Have the males of the human species outlived their usefulness? A bit of a scary thought, I suppose. But a break from the the scandals that have filled the newsfeeds this past week.
You can see in the picture, it was $20 vs $32 (I round up a cent). The small bottle cost $26.67 per liter and the larger bottle, $18.29 per liter, or nearly 1/3 less. The other way I’m looking at this is that I get a full liter more for $12 more when bumping to the next size. Sort of like if there were a sale, buy one for $20 get a second one for $9.
The Boston Consulting Group recently issued a report on global wealth, Global Wealth 2013, Maintaining Momentum in a Complex World.
A few of the statistics from this report caught my attention:
Let’s look at the implication of doing a bit of math on these numbers.
An interesting report to me. It helps put into perspective how rich the US is when compared to the rest of the world, and within the US how wealth is concentrated among the select few. How you pondered these numbers? Were you surprised, or was it what you’d expect?
Today’s guest post is from Noreen Ruth -
Warning signs are everywhere with some so downright hilarious that the seriousness of the issue is lost in the hilarity. For example, “Not intended for human consumption” was a warning on a bottle of bubble bath. Or this one found on the packaging for a set of earplugs, “These ear plugs are nontoxic but may interfere with breathing, if caught in windpipe.” Or this warning on a hairdryer, “Warning: Do not use while taking a shower.” Well, duh!
While we may get a little chuckle from these seemingly silly warnings, their intent to protect is serious business. Consider the consequences of simply ignoring any of these warnings. In the same way, signs that point to poorly managed finances have dire consequences, if you don’t take them seriously.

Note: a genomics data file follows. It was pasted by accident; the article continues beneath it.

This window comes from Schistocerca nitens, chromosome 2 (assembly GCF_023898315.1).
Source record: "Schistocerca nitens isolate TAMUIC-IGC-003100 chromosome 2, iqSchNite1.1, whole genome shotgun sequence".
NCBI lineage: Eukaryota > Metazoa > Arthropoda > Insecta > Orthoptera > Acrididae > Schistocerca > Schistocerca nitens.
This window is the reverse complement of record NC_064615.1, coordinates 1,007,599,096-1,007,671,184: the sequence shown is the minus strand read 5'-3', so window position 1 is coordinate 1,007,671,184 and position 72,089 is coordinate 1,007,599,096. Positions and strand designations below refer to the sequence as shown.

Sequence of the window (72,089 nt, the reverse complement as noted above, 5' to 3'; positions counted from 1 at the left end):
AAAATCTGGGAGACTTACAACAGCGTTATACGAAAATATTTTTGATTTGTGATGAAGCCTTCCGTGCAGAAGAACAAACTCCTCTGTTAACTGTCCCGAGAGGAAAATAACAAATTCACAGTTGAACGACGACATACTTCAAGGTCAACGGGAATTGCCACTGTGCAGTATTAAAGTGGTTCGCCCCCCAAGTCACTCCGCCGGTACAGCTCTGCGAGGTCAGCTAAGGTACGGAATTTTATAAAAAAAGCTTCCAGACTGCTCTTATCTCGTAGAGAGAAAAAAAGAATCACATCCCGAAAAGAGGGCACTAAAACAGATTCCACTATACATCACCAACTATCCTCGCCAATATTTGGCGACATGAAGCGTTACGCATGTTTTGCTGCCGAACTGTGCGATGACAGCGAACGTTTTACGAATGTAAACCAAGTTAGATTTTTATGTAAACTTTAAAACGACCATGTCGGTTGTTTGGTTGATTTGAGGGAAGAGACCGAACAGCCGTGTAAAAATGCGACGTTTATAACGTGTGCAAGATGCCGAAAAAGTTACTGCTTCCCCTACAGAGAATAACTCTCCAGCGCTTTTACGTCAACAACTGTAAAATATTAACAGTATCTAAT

Ignoring the Wisdom of Others
One reason some people are surprised to find themselves in financial trouble is that they were indifferent to the clues that were clearly on display. Inexperience and arrogance often go hand-in-hand when troubles are left unresolved. Wise advice is considered irrelevant or out-dated for the situation. Those who step up to point out clues to trouble ahead might include family and friends who have more experience to draw from. They offer their help so that you might avoid pitfalls that they may have gone through – perhaps because they ignored the signs.
The right attitude about money is vital to establishing and maintaining excellent financial management skills. If you still rely on parents or friends to support your way of living, you need to resolve your dependency or miss wonderful opportunities for growth and personal success. Money is a means to an end and should be thought of as a tool to be used to build and live a sustainable life.
To write about all of the warning signs of a poorly managed financial lifestyle would fill a book. For our purposes and with word count restraints in place, the most common warning signs are included in this checklist.
Personal reasons unrelated to finance that may be triggers to future financial problems, include a lack of or insufficient insurance coverage on your health, car and home. Disputes and disagreements between couples about money are the most common relationship problem. Sometimes one partner lies or hides the truth about how they’re spending the couple’s money. Issues like these need to be addressed and worked on until a joint agreement has been reached.